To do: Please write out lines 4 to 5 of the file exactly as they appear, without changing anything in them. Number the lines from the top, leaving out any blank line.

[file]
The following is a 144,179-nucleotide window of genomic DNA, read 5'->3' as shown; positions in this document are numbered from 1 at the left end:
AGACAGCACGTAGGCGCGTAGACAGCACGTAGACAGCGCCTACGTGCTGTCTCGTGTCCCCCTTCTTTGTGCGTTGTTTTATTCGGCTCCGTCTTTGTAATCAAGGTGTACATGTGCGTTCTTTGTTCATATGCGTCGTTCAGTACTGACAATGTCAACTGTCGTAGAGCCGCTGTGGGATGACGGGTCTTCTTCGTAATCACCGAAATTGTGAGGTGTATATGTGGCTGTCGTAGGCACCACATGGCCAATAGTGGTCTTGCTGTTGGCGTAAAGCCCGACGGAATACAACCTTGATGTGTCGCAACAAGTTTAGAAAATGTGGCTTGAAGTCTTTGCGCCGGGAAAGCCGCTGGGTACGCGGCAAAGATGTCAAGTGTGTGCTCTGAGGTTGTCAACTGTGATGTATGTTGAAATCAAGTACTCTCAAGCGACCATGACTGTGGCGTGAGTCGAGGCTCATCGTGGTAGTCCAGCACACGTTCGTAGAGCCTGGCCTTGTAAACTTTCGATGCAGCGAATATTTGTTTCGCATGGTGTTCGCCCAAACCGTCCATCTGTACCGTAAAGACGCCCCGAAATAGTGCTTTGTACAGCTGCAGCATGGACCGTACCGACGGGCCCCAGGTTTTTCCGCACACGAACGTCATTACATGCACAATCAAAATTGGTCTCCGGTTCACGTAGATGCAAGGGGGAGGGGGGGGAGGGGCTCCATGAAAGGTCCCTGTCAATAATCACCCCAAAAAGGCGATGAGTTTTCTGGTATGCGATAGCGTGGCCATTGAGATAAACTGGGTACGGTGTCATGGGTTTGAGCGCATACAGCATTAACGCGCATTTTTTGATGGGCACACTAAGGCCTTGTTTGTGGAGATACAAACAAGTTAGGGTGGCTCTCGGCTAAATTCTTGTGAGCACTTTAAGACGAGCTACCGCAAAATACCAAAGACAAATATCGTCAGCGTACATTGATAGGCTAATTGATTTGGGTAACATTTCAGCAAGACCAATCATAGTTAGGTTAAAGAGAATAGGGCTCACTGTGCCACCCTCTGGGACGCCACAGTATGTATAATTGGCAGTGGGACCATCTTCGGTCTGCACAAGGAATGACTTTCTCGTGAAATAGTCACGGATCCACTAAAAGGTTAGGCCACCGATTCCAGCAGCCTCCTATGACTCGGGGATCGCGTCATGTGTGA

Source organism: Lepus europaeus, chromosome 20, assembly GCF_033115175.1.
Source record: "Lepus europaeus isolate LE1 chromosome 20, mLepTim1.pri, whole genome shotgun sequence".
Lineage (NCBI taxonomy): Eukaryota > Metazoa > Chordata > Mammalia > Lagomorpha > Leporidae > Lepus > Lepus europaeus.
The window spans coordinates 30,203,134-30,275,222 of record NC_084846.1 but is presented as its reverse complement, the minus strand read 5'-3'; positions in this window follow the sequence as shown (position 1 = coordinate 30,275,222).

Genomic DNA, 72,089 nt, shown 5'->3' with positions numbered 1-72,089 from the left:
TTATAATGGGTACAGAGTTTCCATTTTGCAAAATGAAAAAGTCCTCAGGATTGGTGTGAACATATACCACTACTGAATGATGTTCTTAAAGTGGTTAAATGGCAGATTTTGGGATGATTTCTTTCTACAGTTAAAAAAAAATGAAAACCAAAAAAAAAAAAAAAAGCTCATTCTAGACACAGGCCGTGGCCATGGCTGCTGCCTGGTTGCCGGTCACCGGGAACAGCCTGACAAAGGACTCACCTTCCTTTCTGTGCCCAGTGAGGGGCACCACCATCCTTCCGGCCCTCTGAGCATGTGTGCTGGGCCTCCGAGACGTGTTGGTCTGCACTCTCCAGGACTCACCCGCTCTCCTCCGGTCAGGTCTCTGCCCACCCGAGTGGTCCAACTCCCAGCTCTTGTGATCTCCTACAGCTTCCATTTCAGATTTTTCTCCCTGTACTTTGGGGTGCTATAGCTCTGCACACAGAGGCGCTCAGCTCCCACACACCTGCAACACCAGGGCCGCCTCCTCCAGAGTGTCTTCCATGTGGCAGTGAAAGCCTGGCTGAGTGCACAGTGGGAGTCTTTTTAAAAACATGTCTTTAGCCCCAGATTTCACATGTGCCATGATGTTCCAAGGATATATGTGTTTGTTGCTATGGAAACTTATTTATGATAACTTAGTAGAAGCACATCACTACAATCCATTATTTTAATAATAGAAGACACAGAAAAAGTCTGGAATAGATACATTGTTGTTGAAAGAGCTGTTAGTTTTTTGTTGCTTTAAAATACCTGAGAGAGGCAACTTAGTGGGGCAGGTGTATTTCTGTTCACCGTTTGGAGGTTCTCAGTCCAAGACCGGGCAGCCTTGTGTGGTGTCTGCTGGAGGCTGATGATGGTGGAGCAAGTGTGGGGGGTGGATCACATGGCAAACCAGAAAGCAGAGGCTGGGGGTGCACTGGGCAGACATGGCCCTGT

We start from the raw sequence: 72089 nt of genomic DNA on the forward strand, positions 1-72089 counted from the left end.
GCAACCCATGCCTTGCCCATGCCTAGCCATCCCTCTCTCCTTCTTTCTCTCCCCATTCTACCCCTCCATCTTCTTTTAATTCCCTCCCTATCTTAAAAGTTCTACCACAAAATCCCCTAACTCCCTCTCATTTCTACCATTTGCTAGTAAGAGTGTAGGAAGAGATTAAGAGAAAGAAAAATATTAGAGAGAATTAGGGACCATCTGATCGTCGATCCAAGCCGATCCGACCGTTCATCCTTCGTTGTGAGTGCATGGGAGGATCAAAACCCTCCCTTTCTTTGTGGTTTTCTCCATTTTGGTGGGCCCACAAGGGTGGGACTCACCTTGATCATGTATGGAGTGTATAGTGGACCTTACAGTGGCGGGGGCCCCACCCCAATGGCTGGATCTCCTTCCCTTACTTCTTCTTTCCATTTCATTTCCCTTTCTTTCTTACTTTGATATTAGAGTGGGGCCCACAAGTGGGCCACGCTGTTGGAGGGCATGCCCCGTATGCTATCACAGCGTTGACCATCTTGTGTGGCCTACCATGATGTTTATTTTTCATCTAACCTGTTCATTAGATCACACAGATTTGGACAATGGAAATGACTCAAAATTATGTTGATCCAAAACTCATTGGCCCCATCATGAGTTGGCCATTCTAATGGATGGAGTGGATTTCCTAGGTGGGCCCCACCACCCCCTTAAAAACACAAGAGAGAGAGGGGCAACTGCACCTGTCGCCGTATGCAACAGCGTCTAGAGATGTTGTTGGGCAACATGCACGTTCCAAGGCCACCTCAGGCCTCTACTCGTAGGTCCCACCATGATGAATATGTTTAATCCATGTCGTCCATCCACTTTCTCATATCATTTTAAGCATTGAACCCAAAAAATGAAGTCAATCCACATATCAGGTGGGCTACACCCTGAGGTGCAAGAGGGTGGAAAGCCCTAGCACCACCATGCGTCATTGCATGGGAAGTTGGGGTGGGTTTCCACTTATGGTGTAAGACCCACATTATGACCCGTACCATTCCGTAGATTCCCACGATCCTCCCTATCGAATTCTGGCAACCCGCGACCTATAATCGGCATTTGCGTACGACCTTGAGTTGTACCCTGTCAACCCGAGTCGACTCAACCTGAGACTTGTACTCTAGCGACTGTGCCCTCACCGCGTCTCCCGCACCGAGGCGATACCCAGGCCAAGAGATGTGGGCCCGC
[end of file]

Source record: "Lepus europaeus isolate LE1 chromosome 20, mLepTim1.pri, whole genome shotgun sequence".
Lineage (NCBI taxonomy): Eukaryota > Metazoa > Chordata > Mammalia > Lagomorpha > Leporidae > Lepus > Lepus europaeus.